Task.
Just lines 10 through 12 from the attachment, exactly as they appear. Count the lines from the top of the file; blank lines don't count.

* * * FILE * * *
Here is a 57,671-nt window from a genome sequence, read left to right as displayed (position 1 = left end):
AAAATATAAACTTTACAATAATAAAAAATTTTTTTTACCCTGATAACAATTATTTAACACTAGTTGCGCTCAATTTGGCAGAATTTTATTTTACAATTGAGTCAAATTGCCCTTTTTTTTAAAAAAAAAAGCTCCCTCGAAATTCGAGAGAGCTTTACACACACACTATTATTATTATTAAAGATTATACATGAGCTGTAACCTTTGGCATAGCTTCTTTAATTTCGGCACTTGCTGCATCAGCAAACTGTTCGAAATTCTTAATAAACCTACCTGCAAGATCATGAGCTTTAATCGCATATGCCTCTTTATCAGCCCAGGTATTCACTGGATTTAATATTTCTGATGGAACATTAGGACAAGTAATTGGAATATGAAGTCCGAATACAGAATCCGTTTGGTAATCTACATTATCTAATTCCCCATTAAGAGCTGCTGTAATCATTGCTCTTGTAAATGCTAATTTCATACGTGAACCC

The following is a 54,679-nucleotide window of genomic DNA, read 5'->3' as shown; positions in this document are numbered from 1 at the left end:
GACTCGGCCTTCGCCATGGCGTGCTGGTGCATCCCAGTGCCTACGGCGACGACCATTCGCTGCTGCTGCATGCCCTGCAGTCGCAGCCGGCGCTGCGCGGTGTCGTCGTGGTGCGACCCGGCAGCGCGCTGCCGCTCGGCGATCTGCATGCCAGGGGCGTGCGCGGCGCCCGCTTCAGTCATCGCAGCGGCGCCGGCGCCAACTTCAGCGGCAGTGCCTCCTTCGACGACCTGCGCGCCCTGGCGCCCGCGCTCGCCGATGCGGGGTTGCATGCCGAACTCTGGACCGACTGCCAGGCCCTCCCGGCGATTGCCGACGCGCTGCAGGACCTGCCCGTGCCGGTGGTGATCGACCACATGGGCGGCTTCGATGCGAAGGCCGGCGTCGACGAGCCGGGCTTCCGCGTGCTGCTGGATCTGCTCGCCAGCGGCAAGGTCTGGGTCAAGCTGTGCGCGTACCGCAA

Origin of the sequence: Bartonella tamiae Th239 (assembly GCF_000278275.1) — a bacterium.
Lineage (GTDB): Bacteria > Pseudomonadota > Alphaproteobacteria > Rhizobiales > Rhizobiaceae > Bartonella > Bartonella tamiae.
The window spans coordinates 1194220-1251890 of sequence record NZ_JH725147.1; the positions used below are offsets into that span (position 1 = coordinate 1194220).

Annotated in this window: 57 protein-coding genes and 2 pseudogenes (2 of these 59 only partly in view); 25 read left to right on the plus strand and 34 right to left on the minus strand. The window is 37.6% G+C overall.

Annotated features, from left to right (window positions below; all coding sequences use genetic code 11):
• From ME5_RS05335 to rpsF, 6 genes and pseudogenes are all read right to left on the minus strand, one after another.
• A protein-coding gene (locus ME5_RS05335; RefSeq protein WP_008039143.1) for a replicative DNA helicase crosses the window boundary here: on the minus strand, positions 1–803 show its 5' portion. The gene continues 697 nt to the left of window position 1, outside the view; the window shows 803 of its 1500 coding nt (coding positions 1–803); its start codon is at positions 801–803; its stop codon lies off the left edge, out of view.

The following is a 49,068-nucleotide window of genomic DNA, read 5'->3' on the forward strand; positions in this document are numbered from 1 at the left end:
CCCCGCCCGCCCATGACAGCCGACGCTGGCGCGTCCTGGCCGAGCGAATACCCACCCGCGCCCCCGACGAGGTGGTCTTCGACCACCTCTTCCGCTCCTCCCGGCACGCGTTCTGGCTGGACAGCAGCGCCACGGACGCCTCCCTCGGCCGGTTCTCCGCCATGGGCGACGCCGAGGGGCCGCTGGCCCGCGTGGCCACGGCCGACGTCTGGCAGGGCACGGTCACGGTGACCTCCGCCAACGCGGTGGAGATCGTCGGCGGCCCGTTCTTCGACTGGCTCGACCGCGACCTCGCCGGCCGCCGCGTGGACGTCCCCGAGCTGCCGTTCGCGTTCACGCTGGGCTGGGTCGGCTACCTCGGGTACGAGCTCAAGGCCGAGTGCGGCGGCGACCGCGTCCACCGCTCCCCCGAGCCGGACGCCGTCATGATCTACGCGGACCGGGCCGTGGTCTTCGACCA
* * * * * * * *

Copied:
• From ME5_RS05335 to rpsF, 6 genes and pseudogenes are all read right to left on the minus strand, one after another.
• A protein-coding gene (locus ME5_RS05335; RefSeq protein WP_008039143.1) for a replicative DNA helicase crosses the window boundary here: on the minus strand, positions 1–803 show its 5' portion. The gene continues 697 nt to the left of window position 1, outside the view; the window shows 803 of its 1500 coding nt (coding positions 1–803); its start codon is at positions 801–803; its stop codon lies off the left edge, out of view.

The following is a 49,068-nucleotide window of genomic DNA, read 5'->3' on the forward strand; positions in this document are numbered from 1 at the left end: